Wait, there’s singing on this album? From GoldLink? Why yes, yes it is. That’s a part of the unexpected tweaks I previously mentioned. The positive is a fresh melodic touch doesn’t hurt him by any means, it’s more so the reason why he shines over a richer feel of production with this body of work. It comes as a surprise, but it seems to work in an uncomfortable stance of wanting to hear the story while fighting the urge to dance. Trust me, it took a few listens to finally master the balance of both. Ha! Most importantly, it pushes the emotion of his stories within the album to different heights. There’s ways to comprehend his vulnerability whether it’s through records like “Zipporah“, “Late Night (Feat. Masego)” or “Palm Trees“, and still be able to enjoy the listen. The flows are completely different, the production is steadily improving, and the album has a certain spunk to keep your spirits in high gear through a rough patch. Also, labeling it as the soundtrack to my first heartbreak may seem like a stretch, but it’s true. I’m almost certain that I’m not the only one who can truly relate and attach themselves to this album.
Questions may still remain on who GoldLink is, but this would stand as the turning point if you didn’t gain anything from his music before. The experience of listening and getting to know an artist through their music serves a purpose; in this case, it’s almost rewarding in a sense. Although there’s moments where his lyrics feel scattered on this album like The God Complex, it’s evident that he’s grown into a better rapper and placing a mature effort into his music. And After That, We Didn’t Talk isn’t too angry, and it’s not too somber… Sonically, it feels just right. If it’s not a masterpiece now, he’s bound to hit that ceiling with his next effort.
Personally, the single gripe towards AATWDT would unfortunately be track nine, “Polarized.” It doesn’t seem to have that same connection as the other songs, sticking out like the sore thumb of the project. On the bright side, having one skip is much better than four or five, which would be disappointing for a sophomore release. The following tracks, the socially conscious “New Black” and mellow reflection of “See I Miss” makes up for that in a major way. Overall, And After That, We Didn’t Talk is a solid listen, a fun listen with infectious sounds and melodies that helps create a more vivid picture of GoldLink’s life story given with his debut album. But, once again, the thing listeners may become intrigued with is getting to the root of the mystery that is GoldLink himself. It doesn’t hurt him in this effort as he does just the right things to hold fans over until next time. For me, though I have questions, there’s no way to knock art that takes you to an exact moment in your life. A painful one at that. And because of that, Link wins.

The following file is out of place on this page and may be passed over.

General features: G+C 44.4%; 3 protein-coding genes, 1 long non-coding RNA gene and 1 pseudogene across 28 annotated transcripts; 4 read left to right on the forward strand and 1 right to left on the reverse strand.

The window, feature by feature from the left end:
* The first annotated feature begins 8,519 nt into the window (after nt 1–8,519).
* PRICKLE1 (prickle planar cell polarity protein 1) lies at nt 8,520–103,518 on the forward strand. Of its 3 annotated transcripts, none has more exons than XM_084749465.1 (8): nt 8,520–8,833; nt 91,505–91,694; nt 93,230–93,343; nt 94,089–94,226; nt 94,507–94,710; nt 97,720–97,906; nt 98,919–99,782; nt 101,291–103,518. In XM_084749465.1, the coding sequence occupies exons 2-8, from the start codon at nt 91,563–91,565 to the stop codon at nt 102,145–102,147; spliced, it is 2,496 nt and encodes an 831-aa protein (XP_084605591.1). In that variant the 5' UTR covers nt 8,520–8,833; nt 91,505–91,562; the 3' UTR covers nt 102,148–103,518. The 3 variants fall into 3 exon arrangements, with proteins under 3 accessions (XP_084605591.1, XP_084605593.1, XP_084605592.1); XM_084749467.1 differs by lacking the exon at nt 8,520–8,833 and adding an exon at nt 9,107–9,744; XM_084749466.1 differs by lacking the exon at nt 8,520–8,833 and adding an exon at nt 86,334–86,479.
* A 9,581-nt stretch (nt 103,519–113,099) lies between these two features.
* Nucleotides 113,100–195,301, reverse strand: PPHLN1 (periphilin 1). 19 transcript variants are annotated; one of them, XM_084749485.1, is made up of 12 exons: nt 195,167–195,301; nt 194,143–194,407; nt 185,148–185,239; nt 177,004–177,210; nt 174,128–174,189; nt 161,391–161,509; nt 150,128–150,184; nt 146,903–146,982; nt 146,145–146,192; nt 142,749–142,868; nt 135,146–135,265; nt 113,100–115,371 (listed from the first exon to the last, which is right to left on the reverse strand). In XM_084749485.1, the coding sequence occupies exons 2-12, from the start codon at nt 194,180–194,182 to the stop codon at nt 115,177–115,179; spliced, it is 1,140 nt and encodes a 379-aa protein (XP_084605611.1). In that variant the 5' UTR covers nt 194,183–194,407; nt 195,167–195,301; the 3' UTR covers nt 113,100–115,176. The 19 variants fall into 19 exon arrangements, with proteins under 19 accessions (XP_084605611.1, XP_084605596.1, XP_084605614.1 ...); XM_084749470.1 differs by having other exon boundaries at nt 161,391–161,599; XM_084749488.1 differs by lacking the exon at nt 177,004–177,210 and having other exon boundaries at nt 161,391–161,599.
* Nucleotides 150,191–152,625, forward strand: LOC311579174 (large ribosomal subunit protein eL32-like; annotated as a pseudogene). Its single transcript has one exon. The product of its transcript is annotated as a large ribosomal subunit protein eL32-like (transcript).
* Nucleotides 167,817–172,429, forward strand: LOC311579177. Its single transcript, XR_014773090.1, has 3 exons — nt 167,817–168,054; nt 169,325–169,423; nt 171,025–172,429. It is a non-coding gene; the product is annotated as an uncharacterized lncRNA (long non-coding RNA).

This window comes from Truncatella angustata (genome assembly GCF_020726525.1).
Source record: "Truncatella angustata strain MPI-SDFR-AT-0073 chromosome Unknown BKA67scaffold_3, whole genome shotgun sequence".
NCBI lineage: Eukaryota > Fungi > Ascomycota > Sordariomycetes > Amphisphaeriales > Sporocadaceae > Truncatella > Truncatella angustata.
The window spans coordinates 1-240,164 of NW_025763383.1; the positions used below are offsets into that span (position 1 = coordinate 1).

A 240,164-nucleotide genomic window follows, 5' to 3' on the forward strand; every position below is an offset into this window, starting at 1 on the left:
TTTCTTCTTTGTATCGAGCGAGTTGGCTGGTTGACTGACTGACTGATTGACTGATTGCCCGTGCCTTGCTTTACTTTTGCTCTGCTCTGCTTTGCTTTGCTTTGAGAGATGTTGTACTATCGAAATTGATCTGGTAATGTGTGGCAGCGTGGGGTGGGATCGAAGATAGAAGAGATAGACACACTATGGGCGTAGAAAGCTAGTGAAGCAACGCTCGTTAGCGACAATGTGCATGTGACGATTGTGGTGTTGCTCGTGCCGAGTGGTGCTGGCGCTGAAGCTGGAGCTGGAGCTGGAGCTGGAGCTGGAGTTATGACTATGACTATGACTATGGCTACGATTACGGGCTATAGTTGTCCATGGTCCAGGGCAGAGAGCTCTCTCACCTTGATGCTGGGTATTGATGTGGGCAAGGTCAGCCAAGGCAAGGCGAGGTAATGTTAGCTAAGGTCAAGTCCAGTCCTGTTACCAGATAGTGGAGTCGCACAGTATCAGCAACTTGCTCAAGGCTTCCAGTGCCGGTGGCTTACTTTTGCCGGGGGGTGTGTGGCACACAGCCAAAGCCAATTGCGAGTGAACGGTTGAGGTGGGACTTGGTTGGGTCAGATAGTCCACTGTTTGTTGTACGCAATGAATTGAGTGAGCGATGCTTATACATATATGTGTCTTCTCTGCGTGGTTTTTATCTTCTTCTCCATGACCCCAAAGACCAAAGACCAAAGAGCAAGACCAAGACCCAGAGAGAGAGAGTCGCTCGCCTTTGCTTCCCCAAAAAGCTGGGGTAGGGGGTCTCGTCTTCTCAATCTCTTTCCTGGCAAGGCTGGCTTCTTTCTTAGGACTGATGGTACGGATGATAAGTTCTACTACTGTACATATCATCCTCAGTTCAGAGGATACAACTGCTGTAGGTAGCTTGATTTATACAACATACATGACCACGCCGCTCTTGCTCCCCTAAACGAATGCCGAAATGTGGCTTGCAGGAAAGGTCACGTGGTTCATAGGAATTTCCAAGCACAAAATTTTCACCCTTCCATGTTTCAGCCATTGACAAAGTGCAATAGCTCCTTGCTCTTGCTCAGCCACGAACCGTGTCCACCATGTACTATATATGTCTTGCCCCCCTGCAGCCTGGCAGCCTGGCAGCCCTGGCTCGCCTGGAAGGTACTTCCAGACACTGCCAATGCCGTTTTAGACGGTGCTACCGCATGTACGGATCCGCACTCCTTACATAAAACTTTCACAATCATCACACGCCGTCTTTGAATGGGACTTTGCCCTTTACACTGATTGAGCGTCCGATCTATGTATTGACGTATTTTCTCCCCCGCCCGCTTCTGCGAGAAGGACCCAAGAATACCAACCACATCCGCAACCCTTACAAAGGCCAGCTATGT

Love is scary, and it’s also very sweet like your grandmother’s kool-aid. But, when it fails and hurts to the core, it may cause a trickling effect; that’s not hard to notice throughout GoldLink’s presentation of And After That, We Didn’t Talk. From the deep hurt in his heart which leads into a world of anger, confusion, eventual success and possibly trying to fill the void of his first love, there’s a better understanding of him as a person to a certain extent. My world at fifteen years old and beyond has a similar outlook to his story at sixteen. So, the curiosity is there and if that was a part of GoldLink’s plan in the making of AATWDT, then he certainly sold me on that one. The words, emotions, and composition of this album did not only take me back to my first heartbreak, it helped me find true peace of mind with it moving forward. So maybe this doesn’t deserve much of a review as it does a genuine thank you. With that being said, thanks GoldLink.
Myself and others may want to know more but, for now, just come on and dance, baby.
The mystery of GoldLink remains, but AATWDT has a special connection with the people. Including myself8
Production score 8
Lyrics score 8
Composition score 8